Potty training resistance
My daughter is nearly 3 and she still refuses to use the potty. It’s been 2 months now, and I am losing patience.
Potty training coincides with the exact developmental time when a toddler is starting to establish individuality and enjoying the power of saying no. And mom encounters what she sees as a rebellion against potty training. Some toddlers are also highly resistant to change and find the transition from nappy to potty difficult.
It’s not easy for mom to continue exercising patience, especially after you have changed what feels like the 5200th nappy. But getting tough will get you nowhere fast either. See if any of these ideas work.
1. “It’s your potty, and you can use it if you want to.” And leave the whole question of potty training for a month. And then start the process all over again. Stop nagging, don’t punish or shame. Don’t force her to sit on the potty when she refuses, or force her to stay sitting until she performs; this can lead to straining and constipation. A parent reports: “My daughter was 3 1/2 when we finally got her potty trained. She wanted to wear panties, but not use the potty. It was a lesson in frustration; nothing worked. Finally I decided I was not going to make a fuss anymore. ‘Your potty is ready for you whenever you want it’. When she was wet I changed her without comment. Three days later she started using the potty.”
2. Potty bedtime stories. There are excellent picture books for toddlers (try ““Once Upon a Potty” by Alona Frankel) about children learning to potty train and what fun it is to use a potty. There is also a “ “Once Upon a Potty” DVD with a delightful song which parents report is a great incentive. But remember to let the pictures do the talking. Don’t moralise after you have read the story. No pressure!
3. Wrap it up as a present, or go shopping with your toddler and allow him to choose his own one. Even better, allow him to personalise his potty with magic markers and let him carry it around or sit on it like a stool so he feels comfortable with it. Explain what the potty is for: “When you’re ready, you poop and pee into the potty instead of in your nappy. We’ll keep it here in the bathroom until you’re ready to use it”.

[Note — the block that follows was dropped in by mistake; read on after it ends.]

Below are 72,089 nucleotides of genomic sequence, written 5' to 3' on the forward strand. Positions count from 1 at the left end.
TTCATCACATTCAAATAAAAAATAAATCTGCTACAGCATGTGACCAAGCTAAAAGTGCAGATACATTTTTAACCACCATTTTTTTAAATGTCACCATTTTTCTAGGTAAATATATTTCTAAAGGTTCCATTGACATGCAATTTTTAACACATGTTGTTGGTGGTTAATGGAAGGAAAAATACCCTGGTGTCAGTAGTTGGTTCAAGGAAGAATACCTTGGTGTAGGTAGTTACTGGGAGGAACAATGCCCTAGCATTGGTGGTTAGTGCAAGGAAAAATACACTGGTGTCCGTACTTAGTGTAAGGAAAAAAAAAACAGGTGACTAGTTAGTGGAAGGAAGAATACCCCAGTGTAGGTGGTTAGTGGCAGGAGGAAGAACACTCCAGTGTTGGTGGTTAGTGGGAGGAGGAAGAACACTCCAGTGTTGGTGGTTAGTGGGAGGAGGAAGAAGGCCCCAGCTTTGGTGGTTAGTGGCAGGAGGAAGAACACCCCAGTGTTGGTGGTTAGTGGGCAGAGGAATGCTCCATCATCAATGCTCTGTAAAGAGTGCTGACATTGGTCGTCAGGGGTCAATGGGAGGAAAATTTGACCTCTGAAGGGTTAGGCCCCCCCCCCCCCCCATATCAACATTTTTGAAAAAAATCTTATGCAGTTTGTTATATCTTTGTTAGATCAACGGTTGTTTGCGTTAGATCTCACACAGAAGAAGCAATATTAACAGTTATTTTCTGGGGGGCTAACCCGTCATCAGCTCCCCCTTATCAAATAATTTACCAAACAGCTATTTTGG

4. Get granny to help. “At 3 yrs 6 months my daughter still refused to use the potty and, as a result, the local playschool refused to have her. Then, after a weekend with granny, she suddenly came back quite willing to use the potty. When I asked my mother what was different, she told me she had said to my daughter ‘this house doesn’t have any more nappies, so you will have to be a big girl and use the potty’. And that was that.”
5. Throw out the high tech nappies. “One of the best potty training tips I have heard from a nurse is to start using ordinary nappies again when you know your child is ready for potty training. Your toddler will become uncomfortable when wet, which will speed up potty training.”
6. The last nappy. “My son drove me crazy for months, using the potty one day, then insisting on nappies the next. Finally I told him at the supermarket that these were the last nappies we were buying. And we went to buy some training pants ready for when he was a big boy. As we used up the pack of nappies, I reminded him that when these were gone, there would be no more. Celebration day… away with the nappies and into training pants. We had a few accidents the first week but we never looked back.”
There is an old joke that no child ever entered university in nappies, and although it doesn’t feel like it, you child will eventually make this transition. Keep going, and good luck.
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*Important : The information provided is for information purposes only. No medical diagnosis or prescription can be inferred or is implied. Please consult your doctor for medical advice.